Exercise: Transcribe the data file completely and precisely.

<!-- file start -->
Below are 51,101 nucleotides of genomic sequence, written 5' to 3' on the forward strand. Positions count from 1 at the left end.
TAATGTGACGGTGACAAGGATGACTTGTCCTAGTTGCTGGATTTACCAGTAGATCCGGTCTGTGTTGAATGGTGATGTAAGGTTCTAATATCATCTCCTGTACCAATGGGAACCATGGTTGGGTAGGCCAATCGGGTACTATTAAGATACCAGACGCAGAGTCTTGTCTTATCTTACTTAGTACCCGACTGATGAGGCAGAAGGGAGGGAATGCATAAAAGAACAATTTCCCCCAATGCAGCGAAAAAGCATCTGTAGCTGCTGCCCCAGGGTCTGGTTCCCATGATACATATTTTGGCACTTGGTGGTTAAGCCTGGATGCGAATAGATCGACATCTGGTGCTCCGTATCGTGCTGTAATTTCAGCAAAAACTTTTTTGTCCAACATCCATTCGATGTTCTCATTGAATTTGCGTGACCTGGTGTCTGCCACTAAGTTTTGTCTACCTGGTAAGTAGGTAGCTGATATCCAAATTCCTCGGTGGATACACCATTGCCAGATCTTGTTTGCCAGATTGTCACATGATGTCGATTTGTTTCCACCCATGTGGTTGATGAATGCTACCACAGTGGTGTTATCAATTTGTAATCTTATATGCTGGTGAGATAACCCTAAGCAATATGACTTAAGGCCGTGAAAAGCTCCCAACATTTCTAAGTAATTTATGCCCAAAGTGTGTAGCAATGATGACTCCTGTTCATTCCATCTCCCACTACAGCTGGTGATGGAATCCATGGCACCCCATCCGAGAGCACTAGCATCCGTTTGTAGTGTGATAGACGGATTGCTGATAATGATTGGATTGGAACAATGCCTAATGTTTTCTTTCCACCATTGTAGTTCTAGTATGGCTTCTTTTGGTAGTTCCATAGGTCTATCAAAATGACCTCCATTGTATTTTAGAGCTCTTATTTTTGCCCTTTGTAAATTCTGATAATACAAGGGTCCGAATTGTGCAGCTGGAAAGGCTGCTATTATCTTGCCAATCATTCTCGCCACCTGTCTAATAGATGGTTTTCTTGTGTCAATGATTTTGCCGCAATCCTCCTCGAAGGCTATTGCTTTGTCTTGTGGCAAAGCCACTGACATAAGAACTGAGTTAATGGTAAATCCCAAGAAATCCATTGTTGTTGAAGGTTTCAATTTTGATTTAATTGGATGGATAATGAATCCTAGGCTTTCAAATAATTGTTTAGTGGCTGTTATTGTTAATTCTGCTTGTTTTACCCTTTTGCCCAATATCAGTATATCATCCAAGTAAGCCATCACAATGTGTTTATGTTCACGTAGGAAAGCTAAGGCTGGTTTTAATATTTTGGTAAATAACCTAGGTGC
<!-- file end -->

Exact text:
Below are 51,101 nucleotides of genomic sequence, written 5' to 3' on the forward strand. Positions count from 1 at the left end.
TAATGTGACGGTGACAAGGATGACTTGTCCTAGTTGCTGGATTTACCAGTAGATCCGGTCTGTGTTGAATGGTGATGTAAGGTTCTAATATCATCTCCTGTACCAATGGGAACCATGGTTGGGTAGGCCAATCGGGTACTATTAAGATACCAGACGCAGAGTCTTGTCTTATCTTACTTAGTACCCGACTGATGAGGCAGAAGGGAGGGAATGCATAAAAGAACAATTTCCCCCAATGCAGCGAAAAAGCATCTGTAGCTGCTGCCCCAGGGTCTGGTTCCCATGATACATATTTTGGCACTTGGTGGTTAAGCCTGGATGCGAATAGATCGACATCTGGTGCTCCGTATCGTGCTGTAATTTCAGCAAAAACTTTTTTGTCCAACATCCATTCGATGTTCTCATTGAATTTGCGTGACCTGGTGTCTGCCACTAAGTTTTGTCTACCTGGTAAGTAGGTAGCTGATATCCAAATTCCTCGGTGGATACACCATTGCCAGATCTTGTTTGCCAGATTGTCACATGATGTCGATTTGTTTCCACCCATGTGGTTGATGAATGCTACCACAGTGGTGTTATCAATTTGTAATCTTATATGCTGGTGAGATAACCCTAAGCAATATGACTTAAGGCCGTGAAAAGCTCCCAACATTTCTAAGTAATTTATGCCCAAAGTGTGTAGCAATGATGACTCCTGTTCATTCCATCTCCCACTACAGCTGGTGATGGAATCCATGGCACCCCATCCGAGAGCACTAGCATCCGTTTGTAGTGTGATAGACGGATTGCTGATAATGATTGGATTGGAACAATGCCTAATGTTTTCTTTCCACCATTGTAGTTCTAGTATGGCTTCTTTTGGTAGTTCCATAGGTCTATCAAAATGACCTCCATTGTATTTTAGAGCTCTTATTTTTGCCCTTTGTAAATTCTGATAATACAAGGGTCCGAATTGTGCAGCTGGAAAGGCTGCTATTATCTTGCCAATCATTCTCGCCACCTGTCTAATAGATGGTTTTCTTGTGTCAATGATTTTGCCGCAATCCTCCTCGAAGGCTATTGCTTTGTCTTGTGGCAAAGCCACTGACATAAGAACTGAGTTAATGGTAAATCCCAAGAAATCCATTGTTGTTGAAGGTTTCAATTTTGATTTAATTGGATGGATAATGAATCCTAGGCTTTCAAATAATTGTTTAGTGGCTGTTATTGTTAATTCTGCTTGTTTTACCCTTTTGCCCAATATCAGTATATCATCCAAGTAAGCCATCACAATGTGTTTATGTTCACGTAGGAAAGCTAAGGCTGGTTTTAATATTTTGGTAAATAACCTAGGTGC